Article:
That interview speaks to me, in no uncertain terms, of the dulled imagination of a left that does not fully incorporate feminist aims. These strikers’ desire for inclusion of women did not represent a conservative attack on trade union politics, but a yearning for different approaches to class struggle. When I first wrote the piece, I had only been exposed to feminism as a rather abstract concept, as an eagerness for equality accompanied by certain cultural signifiers restrained to the confines of capitalist society. In the intervening years, I have been made aware of the breadth and depth of feminist imaginations, from everything as abstract as a complete revolution of social relations to everything as concrete as better representation in industrial disputes. Imaginings of a feminist, anti-capitalist future can only happen when women are incorporated into the movement in good faith and not as tokens, and when men do not dominate the left wholesale, as in Dundee in 1993.

My brief training as a historian has taught me the folly of obsessing over the what-ifs of history, and I do not want to speculate on what the outcome of the Timex strike could have been if more women were involved –– nobody benefits from such speculation, least of all the women of Dundee who had to pick up the pieces and begin life anew once the cold heart of capital decided they were no longer valuable. But the anecdote does tether the unhappiness I articulated in my article to something greater than the concerns of a bourgeois student activist in the 2010s, to an ongoing (but not inevitable, not insurmountable!) problem on the left.

I am older now, equipped with stronger tools to express my feminist qualms, to make better references to theory and practice. I have no doubt that I could have sat down to rewrite this article, to couch my recommendations in sturdier language and on firmer theoretical ground, but no amount of sophistication can obscure the fact that my recommendations haven’t changed, that the exhaustion remains. So, despite its clumsy language and its perhaps overly-conciliatory tone, I have chosen to present this piece unchanged from the day I penned it as a reminder that the means of engaging women on the left haven’t changed, that women haven’t become more unreachable or more averse to leftism. We have it in our power to be feminists, we need only do it.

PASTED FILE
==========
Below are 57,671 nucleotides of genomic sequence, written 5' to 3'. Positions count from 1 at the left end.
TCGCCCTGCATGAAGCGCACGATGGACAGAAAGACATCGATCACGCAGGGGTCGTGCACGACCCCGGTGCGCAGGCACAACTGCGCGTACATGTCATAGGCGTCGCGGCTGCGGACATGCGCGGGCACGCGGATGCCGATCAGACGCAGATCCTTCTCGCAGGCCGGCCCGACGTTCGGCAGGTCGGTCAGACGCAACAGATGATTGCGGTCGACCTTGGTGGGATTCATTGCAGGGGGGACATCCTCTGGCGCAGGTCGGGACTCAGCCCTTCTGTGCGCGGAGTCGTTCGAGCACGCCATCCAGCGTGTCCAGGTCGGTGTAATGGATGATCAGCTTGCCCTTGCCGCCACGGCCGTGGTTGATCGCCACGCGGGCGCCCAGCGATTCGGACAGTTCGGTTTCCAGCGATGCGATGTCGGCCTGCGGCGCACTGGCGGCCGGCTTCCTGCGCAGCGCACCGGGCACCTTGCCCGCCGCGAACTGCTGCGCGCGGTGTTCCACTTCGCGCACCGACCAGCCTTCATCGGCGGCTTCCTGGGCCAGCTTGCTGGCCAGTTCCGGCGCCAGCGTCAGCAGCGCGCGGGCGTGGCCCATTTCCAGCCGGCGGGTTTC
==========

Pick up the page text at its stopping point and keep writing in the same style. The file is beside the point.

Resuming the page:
“How do we bring more women to socialism?” is a question I have been asked with increasing frequency in the past several months. At first, I assumed that people were asking me because of my unmatchable feminist cred, but later I realised it was because I was one of only one or two other women in the room. Still, I would try my best, stammering and stuttering my way through the question, because really, who was I to speak for all women?

But the fact that I’m so often asked this question speaks to the very nature of the problem: women in politics — not just left politics — are tokenized and asked to be the standard bearers of their entire generation, not simply to be comrades. Young women on the left bear an immense responsibility, they must fight the hard fight not only for socialism, but for socialist feminism, and for women at large. Where men aren’t forced to identify with an identity, they are instead allowed to speak only for themselves on issues, women are asked to speak for all of womankind when they speak out.

Then, when these socialist women leave the confines of socialist spaces, they are not only asked to speak for women and socialism, but also for the failures of socialist men. Women are asked to denounce sexism in the left movement ­– often sexism from men they have never met — lest they face accusations of internalized misogyny. When liberal feminists engage with socialist feminists, it is never on the issues of the day, but rather for the sake of hurling accusations against socialist men that women must answer for.

It is utterly exhausting.

I won’t cover for the sexist men in the socialist movement. I will not dismiss their wrongdoings; nor will I pretend that my comrades and I have never been the victims of sexist or misogynist behaviour instigated by our male comrades. The left undoubtedly has a problem with men who cannot behave. But is it worse than any other political movement? No.

Still, there are ways to reach out to women and make things easier for women already in the movement that ought not be ignored.